There are also the angara and the kett, who are only notable in the sense of how forgettable they are. The big reveal for the kett is that they are a religious fanatic version of the Borg—villains who go around assimilating other races and incorporating them into their army. The first moment you see an angaran get turned into a kett is supposed to be horrifying, but it ends up feeling a little too similar to the modus operandi of Mass Effect 2's Collectors, who also have a penchant for kidnapping other races and doing terrible things to them (mainly turning them into protein sludge).

As for the angara, most of their development takes place through Jaal, the tactiturn angaran representative who joins your party not long into the story. Their main reveal is that they were actually genetically engineered by the Remnant—Andromeda's equivalent of the Protheans. It's an interesting idea, one reminiscent of some of the ideas explored in Prometheus, but ultimately has little bearing on the story. At best, the characters kind of say, "So the angarans were genetically engineered, huh? That's kind of messed up." Then everyone moves on with their lives.

It all culminates in a non-interactive space battle, a stakes-free race on the Nomad, and an incredible gamey final fight in which you leap from platform to platform hitting switches and battling waves of enemies. Even without the excellent finales of Mass Effect 1 and 2 looming over everything, it would have been disappointing; but in the context of its predecessors, it's even worse. More than almost anything else, it highlights Andromeda's profound lack of imagination.

Axe of the Blood God: What Went Wrong With Mass Effect: Andromeda?

PODCAST | We discuss Mass Effect: Andromeda and Torment: Tides of Numenera in this week's episode of the RPG pod!

What Mass Effect: Andromeda Gets Right

BioWare's new space RPG isn't all bad.

A Lack of Ideas

That brings me back to probably my biggest problem with Mass Effect Andromeda: It just doesn't have many interesting ideas. It feels like BioWare has no inkling what to do with its setting other than to have you drive around on planets. As a result, the few original elements in Andromeda are massively overshadowed by the races and conflicts from the previous games, who take center stage early on and never relinquish it.

In that, it feels more like an exercise in catering to the fans than an attempt to move the series forward in any meaningful way. You can almost see the wheels turning behind the scenes with this game: "Okay, you want more RPG elements, you've got them. You want open-ended relationships? Sure. You want exploration? We'll give you the Mako back and let you drive around vast, empty planets." In that, it's a decent approximation of a scaled up Mass Effect, but it also feels hollow and uninteresting. Whatever flare the original series had, it's long gone.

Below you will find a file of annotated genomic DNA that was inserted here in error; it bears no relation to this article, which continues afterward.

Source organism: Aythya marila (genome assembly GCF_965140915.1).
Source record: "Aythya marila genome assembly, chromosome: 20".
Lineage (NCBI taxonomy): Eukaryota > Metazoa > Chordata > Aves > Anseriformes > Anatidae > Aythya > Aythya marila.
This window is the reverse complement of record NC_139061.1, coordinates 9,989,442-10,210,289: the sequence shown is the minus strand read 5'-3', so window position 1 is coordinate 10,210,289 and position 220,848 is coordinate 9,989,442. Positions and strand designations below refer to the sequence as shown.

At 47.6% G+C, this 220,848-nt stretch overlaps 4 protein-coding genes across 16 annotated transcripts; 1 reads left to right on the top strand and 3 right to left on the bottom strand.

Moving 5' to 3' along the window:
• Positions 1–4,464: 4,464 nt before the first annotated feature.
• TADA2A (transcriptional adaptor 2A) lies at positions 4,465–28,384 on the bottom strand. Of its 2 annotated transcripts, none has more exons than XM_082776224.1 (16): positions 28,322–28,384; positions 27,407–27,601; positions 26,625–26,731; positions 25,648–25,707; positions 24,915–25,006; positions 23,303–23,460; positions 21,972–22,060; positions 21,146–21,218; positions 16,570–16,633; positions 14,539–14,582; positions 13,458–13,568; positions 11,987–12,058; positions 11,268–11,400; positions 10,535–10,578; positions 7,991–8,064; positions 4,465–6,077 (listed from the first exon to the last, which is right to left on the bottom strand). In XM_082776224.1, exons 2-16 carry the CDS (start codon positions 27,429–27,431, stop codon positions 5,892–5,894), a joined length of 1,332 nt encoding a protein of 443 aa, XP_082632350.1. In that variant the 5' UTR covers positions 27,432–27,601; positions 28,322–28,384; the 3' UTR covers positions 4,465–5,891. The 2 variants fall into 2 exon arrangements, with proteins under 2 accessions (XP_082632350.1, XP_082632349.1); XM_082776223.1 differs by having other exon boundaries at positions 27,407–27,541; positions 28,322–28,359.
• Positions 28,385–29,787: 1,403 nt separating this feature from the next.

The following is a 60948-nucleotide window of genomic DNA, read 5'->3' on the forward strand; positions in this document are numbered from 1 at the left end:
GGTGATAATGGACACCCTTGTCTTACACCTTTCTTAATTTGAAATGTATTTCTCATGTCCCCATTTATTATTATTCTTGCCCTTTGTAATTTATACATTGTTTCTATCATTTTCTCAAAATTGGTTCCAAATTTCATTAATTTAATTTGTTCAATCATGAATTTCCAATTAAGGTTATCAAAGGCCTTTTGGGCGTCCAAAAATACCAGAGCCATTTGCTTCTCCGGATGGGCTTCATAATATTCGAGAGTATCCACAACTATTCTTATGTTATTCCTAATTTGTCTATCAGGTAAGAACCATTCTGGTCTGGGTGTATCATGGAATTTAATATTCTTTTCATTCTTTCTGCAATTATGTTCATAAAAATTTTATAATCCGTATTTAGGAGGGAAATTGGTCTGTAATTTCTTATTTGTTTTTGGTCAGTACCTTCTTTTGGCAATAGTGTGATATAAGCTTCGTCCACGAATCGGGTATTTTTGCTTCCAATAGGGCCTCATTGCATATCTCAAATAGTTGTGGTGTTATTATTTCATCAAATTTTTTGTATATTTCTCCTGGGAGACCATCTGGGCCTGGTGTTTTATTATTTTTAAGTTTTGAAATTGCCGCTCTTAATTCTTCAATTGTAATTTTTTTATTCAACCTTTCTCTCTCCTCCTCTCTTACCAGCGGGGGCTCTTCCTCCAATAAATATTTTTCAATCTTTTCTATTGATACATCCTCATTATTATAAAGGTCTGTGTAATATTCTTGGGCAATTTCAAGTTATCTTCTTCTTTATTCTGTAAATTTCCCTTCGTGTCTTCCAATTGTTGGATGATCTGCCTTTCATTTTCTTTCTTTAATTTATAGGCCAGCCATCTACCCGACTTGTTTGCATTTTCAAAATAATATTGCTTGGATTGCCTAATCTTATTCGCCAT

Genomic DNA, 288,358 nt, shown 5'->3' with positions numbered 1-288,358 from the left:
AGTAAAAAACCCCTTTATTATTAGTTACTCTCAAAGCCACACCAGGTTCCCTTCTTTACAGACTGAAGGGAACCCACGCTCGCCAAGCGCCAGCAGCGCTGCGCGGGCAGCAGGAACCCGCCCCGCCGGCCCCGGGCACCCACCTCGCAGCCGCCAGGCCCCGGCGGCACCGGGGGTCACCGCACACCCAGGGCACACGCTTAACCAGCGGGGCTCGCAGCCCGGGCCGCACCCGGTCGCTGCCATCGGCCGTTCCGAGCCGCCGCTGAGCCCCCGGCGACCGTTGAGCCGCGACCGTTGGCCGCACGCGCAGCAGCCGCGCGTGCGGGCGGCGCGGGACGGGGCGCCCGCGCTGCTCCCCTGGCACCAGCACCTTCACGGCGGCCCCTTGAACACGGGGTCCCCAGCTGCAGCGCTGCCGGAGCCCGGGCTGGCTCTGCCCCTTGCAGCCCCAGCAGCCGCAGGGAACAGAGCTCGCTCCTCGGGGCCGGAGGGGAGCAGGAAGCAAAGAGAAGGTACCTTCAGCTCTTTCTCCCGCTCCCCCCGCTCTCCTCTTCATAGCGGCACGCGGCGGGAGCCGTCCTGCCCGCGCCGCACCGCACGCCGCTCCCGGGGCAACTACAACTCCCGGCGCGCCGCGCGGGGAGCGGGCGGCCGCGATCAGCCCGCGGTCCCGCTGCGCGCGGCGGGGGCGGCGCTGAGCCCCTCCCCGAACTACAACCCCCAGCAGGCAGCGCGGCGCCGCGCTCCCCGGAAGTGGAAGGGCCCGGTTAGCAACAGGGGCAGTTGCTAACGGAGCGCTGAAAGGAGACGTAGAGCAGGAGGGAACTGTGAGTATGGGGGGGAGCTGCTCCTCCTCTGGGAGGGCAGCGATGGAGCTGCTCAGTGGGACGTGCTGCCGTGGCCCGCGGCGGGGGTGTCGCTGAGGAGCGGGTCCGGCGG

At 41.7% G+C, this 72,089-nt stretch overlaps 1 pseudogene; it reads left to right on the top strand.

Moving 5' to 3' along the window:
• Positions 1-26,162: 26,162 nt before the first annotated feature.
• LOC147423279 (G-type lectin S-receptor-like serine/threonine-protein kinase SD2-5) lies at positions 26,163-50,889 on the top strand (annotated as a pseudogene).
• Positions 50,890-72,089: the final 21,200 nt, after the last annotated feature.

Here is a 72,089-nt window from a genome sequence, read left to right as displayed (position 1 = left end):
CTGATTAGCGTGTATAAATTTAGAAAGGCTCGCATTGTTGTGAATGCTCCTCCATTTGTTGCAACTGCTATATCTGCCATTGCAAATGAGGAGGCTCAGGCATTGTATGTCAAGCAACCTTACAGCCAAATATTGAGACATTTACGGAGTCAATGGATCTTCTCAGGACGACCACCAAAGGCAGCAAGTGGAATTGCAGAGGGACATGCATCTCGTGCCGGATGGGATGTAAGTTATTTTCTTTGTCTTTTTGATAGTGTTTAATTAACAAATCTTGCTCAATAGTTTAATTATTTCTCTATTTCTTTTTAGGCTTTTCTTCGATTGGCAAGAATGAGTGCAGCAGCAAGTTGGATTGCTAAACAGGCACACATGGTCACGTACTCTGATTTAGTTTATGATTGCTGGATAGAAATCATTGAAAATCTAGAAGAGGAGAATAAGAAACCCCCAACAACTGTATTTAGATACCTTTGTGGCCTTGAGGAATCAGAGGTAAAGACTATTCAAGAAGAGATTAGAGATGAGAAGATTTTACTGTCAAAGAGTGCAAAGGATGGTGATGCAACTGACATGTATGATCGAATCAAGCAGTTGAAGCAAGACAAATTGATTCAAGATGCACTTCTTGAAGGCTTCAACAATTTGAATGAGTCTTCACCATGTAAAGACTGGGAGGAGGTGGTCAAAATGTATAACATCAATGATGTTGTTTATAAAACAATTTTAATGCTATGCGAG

The thing is, I think Andromeda's lack of inspiration could have been forgiven with better ideas. Given better pacing, better encounter designs, and frankly, better music, it might have made a much better impression. Instead, it mostly feels like a ham-fisted attempt to keep the series going, the areas where it succeeds being overshadowed by how boring and gamey everything is. I haven't even gotten around to the Remnant sections, which by every measure are the goddamned worst.

That's why it's so funny to me that everyone is so fixated on Mass Effect: Andromeda's tech problems. Putting aside that they are kind of overblown—a slew of out-of-context gifs that encourage people to pile on it—they are seriously the least of its problems. Its bigger sin is that it leans too heavily on its source material in an effort to appease fans while being kind of boring in the process. It's blandly inoffensive, but not memorable in the least. And in a month like this, that's a death sentence.

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Comments 24

  • Avatar for TomMog #1 TomMog 6 months ago
    For a title that US Gamer gave a fairly average score, there's been awful lot of follow up on it. For how long are we going to get an Andromeda article almost every day?